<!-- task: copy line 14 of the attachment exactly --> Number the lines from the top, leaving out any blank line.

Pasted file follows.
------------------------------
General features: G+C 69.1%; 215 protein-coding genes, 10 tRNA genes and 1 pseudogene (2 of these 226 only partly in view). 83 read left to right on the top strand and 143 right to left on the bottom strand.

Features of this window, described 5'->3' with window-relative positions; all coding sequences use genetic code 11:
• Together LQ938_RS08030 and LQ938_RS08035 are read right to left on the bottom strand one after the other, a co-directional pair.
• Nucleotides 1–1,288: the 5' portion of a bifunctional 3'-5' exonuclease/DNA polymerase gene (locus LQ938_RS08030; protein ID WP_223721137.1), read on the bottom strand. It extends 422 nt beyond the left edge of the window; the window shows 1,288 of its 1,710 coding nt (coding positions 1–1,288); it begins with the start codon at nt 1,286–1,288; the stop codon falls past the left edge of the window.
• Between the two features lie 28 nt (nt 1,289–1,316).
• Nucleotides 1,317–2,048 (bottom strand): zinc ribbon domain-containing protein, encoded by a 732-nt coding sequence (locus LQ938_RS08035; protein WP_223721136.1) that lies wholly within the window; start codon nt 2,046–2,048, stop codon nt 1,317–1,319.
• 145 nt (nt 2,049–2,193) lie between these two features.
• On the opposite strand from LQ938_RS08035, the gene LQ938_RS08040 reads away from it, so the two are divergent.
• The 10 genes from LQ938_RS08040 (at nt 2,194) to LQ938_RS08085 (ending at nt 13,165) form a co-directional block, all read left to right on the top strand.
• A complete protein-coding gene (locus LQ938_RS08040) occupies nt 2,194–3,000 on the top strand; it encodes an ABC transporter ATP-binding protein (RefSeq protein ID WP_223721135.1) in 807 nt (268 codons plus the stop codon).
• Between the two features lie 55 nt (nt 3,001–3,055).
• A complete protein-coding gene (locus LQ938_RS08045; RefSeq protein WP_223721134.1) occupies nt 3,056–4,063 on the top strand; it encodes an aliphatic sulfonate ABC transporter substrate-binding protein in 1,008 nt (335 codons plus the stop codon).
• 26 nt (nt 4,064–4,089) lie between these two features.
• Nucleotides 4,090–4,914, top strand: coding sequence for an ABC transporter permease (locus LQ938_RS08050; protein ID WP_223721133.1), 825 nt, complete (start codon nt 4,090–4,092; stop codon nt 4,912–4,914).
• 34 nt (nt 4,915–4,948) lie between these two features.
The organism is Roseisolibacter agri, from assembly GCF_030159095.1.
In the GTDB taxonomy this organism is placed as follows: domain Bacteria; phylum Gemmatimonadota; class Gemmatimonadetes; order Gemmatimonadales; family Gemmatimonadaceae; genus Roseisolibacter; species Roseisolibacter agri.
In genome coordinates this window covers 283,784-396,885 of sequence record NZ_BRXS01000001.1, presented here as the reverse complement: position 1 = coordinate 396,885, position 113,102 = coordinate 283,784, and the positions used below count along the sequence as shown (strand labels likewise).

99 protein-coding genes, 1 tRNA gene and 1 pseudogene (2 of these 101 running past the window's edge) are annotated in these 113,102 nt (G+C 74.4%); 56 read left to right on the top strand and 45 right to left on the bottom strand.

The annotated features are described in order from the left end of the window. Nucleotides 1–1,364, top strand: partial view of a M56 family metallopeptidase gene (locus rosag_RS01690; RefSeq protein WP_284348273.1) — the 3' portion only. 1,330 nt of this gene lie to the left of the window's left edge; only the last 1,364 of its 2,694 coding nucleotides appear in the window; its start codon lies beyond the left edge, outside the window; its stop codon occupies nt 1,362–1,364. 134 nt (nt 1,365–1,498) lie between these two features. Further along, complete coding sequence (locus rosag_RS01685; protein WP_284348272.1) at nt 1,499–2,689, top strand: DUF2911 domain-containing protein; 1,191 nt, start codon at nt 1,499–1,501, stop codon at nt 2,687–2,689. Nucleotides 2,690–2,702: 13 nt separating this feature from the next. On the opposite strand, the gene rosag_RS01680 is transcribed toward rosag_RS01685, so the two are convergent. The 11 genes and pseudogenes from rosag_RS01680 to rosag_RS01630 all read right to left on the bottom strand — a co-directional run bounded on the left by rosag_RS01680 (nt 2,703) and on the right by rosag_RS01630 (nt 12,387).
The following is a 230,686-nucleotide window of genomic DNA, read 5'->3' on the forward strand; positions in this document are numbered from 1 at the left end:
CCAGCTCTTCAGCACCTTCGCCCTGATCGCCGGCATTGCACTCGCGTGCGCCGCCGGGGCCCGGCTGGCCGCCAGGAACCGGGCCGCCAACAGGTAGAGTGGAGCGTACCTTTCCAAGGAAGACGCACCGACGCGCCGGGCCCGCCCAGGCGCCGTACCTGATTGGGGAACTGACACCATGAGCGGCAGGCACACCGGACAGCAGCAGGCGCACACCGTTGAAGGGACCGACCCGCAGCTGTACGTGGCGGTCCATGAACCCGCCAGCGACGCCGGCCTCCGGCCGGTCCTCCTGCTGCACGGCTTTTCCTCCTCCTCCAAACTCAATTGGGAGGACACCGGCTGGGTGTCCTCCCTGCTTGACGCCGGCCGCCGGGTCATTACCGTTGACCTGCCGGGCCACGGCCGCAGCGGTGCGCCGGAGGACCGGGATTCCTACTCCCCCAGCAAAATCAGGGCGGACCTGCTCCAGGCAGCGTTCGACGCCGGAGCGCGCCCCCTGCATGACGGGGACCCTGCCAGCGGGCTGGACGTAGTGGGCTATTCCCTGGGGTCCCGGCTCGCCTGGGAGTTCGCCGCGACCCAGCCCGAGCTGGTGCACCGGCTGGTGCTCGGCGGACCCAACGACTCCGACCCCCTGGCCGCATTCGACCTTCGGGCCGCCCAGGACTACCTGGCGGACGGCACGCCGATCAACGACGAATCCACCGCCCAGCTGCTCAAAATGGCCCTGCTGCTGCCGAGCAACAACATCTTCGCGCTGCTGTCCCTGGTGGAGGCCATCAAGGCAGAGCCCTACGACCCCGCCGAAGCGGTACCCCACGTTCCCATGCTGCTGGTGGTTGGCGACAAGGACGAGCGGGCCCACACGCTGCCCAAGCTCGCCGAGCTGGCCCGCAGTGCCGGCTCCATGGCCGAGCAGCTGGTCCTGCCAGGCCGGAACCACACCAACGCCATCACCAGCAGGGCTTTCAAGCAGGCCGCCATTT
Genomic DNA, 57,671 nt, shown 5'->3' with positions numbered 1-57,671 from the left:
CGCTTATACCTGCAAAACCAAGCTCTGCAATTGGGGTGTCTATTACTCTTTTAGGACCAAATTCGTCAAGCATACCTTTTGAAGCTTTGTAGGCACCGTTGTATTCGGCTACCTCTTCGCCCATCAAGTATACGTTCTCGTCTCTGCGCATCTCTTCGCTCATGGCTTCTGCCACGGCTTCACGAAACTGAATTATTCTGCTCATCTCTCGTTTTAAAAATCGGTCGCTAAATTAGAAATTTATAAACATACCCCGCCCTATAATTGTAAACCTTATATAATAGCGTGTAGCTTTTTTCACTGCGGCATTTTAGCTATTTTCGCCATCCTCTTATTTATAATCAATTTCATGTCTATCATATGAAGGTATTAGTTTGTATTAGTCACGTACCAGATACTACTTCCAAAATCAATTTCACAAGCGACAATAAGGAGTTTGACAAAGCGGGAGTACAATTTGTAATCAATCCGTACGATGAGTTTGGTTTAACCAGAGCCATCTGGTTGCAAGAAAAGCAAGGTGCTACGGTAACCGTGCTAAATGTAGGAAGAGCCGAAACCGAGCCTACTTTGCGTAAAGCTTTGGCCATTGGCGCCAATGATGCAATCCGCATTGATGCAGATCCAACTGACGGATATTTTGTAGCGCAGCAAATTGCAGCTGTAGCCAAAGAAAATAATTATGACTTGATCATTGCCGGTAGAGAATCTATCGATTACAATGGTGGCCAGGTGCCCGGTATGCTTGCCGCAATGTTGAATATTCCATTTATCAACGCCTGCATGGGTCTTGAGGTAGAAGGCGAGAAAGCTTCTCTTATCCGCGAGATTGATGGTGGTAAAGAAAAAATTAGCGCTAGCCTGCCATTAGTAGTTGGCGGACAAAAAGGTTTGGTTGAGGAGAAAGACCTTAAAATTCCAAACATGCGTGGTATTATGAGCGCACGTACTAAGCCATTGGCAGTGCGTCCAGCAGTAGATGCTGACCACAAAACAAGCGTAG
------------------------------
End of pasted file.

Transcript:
• Nucleotides 4,090–4,914, top strand: coding sequence for an ABC transporter permease (locus LQ938_RS08050; protein ID WP_223721133.1), 825 nt, complete (start codon nt 4,090–4,092; stop codon nt 4,912–4,914).